~ A Meditation by Wilfrid Stinissen, O.C.D.

 

A Dark Night In My Garden

The night garden by Emily Winfield Martin

The Night Garden, art by Emily Winfield Martin

My Beloved is night time in my garden.
I feel so weary. I come here to be with You. To be in your presence.
I need to rest in your precious heart, a place where I find all consolation and peace.
I need to be wrapped around your arms and feel whole once again. Oh Blessed Jesus,
thank You for coming to be with me in my garden at night.

Beloved, at times the path gets so foggy and it seems uncertain where I’m stepping.
It is so dark sometimes, that I can hardly see. I guess the way towards light and truth is filled with some dark spots, and that is why I need to be close to You in those moments.
Oh my Beloved friend and teacher, at times I feel tired and hopeless in this narrow path towards holiness. It is an arduous road till I caught a glimpse of You along the way and everything transforms and becomes new and alive in me. Your peace fills me and brings me trust and consolation.

Lord, why do I feel so discourage if I know that You are my faithful companion along the way? Why is so difficult Blessed Lord? This path is difficult but knowing that I’m walking by your side, all fog and confusion is dispelled.
Oh my Blessed Jesus, giver of life and love, allow me to be as close as I can to You.
When darkness sets in, your light is a refreshing balm of peace and assurance that all is well and will be well. Lord, I know this is part of growing into You. All those growing pains are making me whole. I can go on in this journey only if You meet me here and instruct me and encourage me on the way. Sweet Jesus, strengthen my mind, body and soul to continue in my journey towards wholeness and inner freedom, a journey that You invited me to trod next to You long time ago.

My Beloved, you transform my night into day. My inner noise into quiet calm. You bring hope and light into any difficult moment. Your presence is all healing. Your gentleness is all I need. Divine friend and lover of my soul, stay with me, I pray. 

May your light and inspiration be always within me. May your love and peace filled me
day by day, night by night.

My Rabonni, my God and my all. Thank You for coming to our meeting place,
is night but soon will be day.  

~ My Personal Reflection 

 

 

The Epiphany Of Our Lord

The Magi, art by Bradi Barth

The Magi, art by Bradi Barth

“He whom the Virgin bore is acknowledged today by the whole world…Today is the glorious Feast of His Manifestation” (RB).
Today Jesus shows Himself to the world as God.

Epiphany, or Theophany, means the Manifestation of God; today it is realized in Jesus who manifests Himself as God and Lord of the world. Already a prodigy has revealed His divinity…the extraordinary star which appeared in the East. 

The Magi saw the star and immediately set out. They had no doubts: their unbounded faith was strong and sure. They did not hesitate at the prospect of the trials of a long journey: they had generous hearts. They did not postpone the journey: their souls were ready.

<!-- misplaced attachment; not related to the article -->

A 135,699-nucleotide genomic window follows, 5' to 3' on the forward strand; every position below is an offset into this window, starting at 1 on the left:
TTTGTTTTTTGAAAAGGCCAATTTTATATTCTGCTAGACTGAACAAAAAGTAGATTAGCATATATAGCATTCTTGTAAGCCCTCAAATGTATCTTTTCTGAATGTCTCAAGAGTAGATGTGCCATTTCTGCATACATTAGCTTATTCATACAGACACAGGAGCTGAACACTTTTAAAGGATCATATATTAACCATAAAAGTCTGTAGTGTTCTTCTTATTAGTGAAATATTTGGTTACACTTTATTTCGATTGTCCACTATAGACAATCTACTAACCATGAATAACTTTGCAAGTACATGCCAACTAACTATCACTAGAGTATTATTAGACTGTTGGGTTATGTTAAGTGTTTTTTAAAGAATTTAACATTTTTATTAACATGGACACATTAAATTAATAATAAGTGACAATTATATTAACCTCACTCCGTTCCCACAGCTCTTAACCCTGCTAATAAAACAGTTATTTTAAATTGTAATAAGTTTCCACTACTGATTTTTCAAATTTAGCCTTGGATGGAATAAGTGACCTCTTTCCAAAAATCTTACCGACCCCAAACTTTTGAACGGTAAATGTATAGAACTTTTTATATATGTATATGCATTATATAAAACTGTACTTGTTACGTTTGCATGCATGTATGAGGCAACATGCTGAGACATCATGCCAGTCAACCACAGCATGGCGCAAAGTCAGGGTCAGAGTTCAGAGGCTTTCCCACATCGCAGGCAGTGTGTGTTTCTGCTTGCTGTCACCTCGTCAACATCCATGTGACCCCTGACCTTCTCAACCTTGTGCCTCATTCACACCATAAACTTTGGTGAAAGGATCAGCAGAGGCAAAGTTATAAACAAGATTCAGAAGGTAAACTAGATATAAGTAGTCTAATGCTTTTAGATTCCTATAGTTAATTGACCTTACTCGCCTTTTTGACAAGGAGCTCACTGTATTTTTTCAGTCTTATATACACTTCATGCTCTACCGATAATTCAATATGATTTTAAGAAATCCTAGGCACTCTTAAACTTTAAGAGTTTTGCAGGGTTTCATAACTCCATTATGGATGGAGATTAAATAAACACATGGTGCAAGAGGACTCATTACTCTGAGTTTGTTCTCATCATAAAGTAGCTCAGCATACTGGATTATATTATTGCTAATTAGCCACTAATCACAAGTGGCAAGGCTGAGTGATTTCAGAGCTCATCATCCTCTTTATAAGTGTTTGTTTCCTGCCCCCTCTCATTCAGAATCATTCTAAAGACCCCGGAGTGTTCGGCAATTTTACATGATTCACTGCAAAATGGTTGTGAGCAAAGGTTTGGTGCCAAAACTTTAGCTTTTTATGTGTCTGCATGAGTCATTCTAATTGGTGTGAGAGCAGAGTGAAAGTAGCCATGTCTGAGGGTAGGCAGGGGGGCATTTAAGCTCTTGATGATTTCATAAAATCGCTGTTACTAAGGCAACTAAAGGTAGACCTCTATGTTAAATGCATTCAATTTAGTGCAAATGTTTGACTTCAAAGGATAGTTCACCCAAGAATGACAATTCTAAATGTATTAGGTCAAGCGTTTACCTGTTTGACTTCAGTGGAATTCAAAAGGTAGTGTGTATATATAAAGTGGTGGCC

A star often appears in the heaven of our souls; it is an inspiration from God, clear and intimate, urging us to greater generosity and calling us to a life of closer union with Him. Like the Magi, we too must always follow our star with faith, promptness, and selfless generosity. If we allow it to guide us, it will certainly lead us to God; it will bring us to the One whom we are seeking.

The Magi did not give up their quest, although the star—at one point—disappeared from their sight. We should follow their example and their perseverance, even when we are in interior darkness. This is a trial of faith which is overcome only by the exercise of pure, naked faith. I know that He wills it, I know that God is calling, and this suffices for me: Scio cui credidi et certus sum (2 Tm 1,12); I know whom I believed. No matter what happens, I shall trust him. 

In this spirit let us accompany the Magi to adore the new-born-King. “And as they brought forth from among their treasures mystical gifts, let us from our hearts bring forth something fit to offer Him.” (RB). 

~ A Meditation by Father Gabriel of St Mary Magdalen, O.C.D.

Potential of the New

 

Misty Path, Art by Michael Whelan

Misty Path, Art by Michael Whelan

It is an art to be able to start over, to be able to let go completely of what has been. Perhaps something decisive happens in our lives, and we are forced to leave the old and habitual. This can be an occasion for us to deepen our relationship with God.

Joy and sorrow, grace and sin, have entered our lives. We must be thankful for God’s grace; for our sins we must repent. Everything that God has bestowed on us is a grace, and has an everlasting value. We are God’s beloved children, and God is faithful to us without fail. This we must keep as a precious treasure.

We cannot carry our sins into the new. They must be placed at the mercy of God, and he erases our sins so they are no more. When God forgives, he does it thoroughly. We will have no burden of sin when we enter the new; the Lamb of God carries that burden to the Father, who receives it with joy. It is a joy for the Father to be able to show us his mercy.

~ A meditation by Wilfrid Stinissen, O.C.D.

 

Wishing you all a very blessed New Year 2018!

  

Miracle in Our Midst

 

Angel to shepherds in the field ~ Art by Carl Bloch

Angel to shepherds in the field ~ Art by Carl Bloch

The oxen and the mules who silently witness the birth of the child in Bethlehem may be wiser than we, who like to talk the divine to pieces. Before the miracle of Christmas, only silence is appropriate. Even if some words are said, they do explain that which cannot be explained; they can only attempt to convey that the mystery of Christmas is totally unfathomable.

The shepherds in the fields surrounding Bethlehem experience something wonderful when the angels appear in shining glory, proclaiming what has happened. For a moment, all of heaven comes near to earth. But angels soon leave, and the night becomes cold and dark once again.

Yet something definitive has changed in the hearts of the shepherds. They leave heaven behind them in order to seek out the sign promised by the angels. There is nothing exceptional about the child they find, and the glory of the Lord which they saw in the field is hidden here in the shoddy stable and manger in which the child lies.  It is all so ordinary.